Echoing comments by other industry experts, an ARM Holdings plc executive said Thursday that "more work" is needed to make Google Inc.'s Android operating system work well on ARM-based netbooks.
"I do think that there is more work that can and will be done to bring the things we love about Android into form factors [such as netbooks]", Kerry McGuire, director of strategic alliances at ARM, told Computerworld. Android, she acknowledged, is still optimized for smartphones.
Linux-based smartbooks are expected to turn on instantly, and have longer battery life and better wireless connectivity than today's netbooks. ARM chief executive Warren East predicted at the Computex trade show earlier this week that ARM smartbooks would grab 20% of the market next year.
While Android has the biggest-name backer among Linux distributions potentially running on ARM, it still needs "a lot of work," Rishi Mathew, director of RealPlayer for Mobile Devices at Real Inc. said last week before Computex. "If you look at the [latest] Cupcake release of Android, it's very targeted at smartphones, not a netbook form factor."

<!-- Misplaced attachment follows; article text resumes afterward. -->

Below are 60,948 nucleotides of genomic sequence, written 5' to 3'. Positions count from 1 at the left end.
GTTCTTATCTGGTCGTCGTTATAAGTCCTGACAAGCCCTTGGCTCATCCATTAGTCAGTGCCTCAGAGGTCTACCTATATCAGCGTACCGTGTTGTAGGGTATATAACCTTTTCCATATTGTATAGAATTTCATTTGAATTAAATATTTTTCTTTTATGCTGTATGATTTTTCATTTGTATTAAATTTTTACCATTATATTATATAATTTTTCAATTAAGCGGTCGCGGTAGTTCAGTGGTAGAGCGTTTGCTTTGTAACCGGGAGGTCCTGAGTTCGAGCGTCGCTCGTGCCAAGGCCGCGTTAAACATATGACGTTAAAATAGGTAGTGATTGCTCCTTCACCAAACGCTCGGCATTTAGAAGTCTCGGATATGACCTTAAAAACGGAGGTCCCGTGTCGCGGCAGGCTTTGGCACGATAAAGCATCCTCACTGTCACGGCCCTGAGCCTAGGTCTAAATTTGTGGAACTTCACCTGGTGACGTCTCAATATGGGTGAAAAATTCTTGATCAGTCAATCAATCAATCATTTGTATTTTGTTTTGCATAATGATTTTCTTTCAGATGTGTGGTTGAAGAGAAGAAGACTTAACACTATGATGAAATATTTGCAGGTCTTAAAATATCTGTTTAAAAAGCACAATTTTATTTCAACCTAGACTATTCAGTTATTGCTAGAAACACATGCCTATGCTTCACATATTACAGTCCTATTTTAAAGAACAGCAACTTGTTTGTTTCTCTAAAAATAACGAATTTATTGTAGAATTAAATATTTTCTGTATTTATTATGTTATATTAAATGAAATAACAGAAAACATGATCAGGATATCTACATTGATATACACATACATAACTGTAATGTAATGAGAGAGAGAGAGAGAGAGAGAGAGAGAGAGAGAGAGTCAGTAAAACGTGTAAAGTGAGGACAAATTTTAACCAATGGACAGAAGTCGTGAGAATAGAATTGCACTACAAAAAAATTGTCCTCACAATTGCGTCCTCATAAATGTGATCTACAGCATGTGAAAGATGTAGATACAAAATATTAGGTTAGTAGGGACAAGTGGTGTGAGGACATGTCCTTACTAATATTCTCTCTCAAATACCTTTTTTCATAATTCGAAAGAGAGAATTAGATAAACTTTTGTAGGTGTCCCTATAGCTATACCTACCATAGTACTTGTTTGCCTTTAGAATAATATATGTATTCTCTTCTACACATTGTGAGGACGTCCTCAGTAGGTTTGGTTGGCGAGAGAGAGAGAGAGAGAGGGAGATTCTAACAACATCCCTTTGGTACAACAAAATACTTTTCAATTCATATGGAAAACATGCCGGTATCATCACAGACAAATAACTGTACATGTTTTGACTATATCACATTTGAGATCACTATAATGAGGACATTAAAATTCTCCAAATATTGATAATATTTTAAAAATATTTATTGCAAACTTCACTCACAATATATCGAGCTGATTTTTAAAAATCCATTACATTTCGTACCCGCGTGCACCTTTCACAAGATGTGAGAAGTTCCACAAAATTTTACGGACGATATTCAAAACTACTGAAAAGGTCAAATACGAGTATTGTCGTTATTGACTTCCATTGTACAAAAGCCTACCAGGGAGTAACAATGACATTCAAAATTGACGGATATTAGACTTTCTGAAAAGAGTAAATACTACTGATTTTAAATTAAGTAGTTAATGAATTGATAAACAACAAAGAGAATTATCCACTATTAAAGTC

Mathew cited the inability of Android to let users run multiple applications at a time, as well as the lack of drivers for plugged-in devices.
Philip Solis, an analyst with ABI Research Inc., said the Android user interface is based on a fixed number of pixels, which while perfect for a smartphone screen, remains awkward on larger ones.
While Acer Inc. announced plans at Computex to try to be the first out with an Android netbook in Q3, the first model will, surprisingly, be using an Atom processor.
Acer said it relied on a Taiwanese company, Insyde Software, to port the open-source Android over to Atom.
Could more netbook makers follow Acer and defect from ARM to Intel? "I absolutely don't think so," said McGuire. She said this does "not raise any concerns on the ARM side."
Indeed, the ARM platform has its eggs in more than just the Android basket, she said. Besides Ubuntu Linux, Microsoft's Windows Embedded CE already runs well on small devices similar to smartbooks such as media players or digital photo frames that in many cases already use an ARM chip.
"There's no reason you couldn't take CE into a netbook," she said. "It would not be a stretch."
Even Moblin, the version of Linux for Atom netbooks originally developed by Intel, could be easily ported to ARM - it was originally created for an ARM chip, McGuire said.
"If you look at the original Moblin source code, that was based on the Maemo operating system that runs on Nokia's ARM-based N810 tablet PC," McGuire said.
This story, "Android Doesn't Threaten ARM on Netbooks (Yet)" was originally published by Computerworld.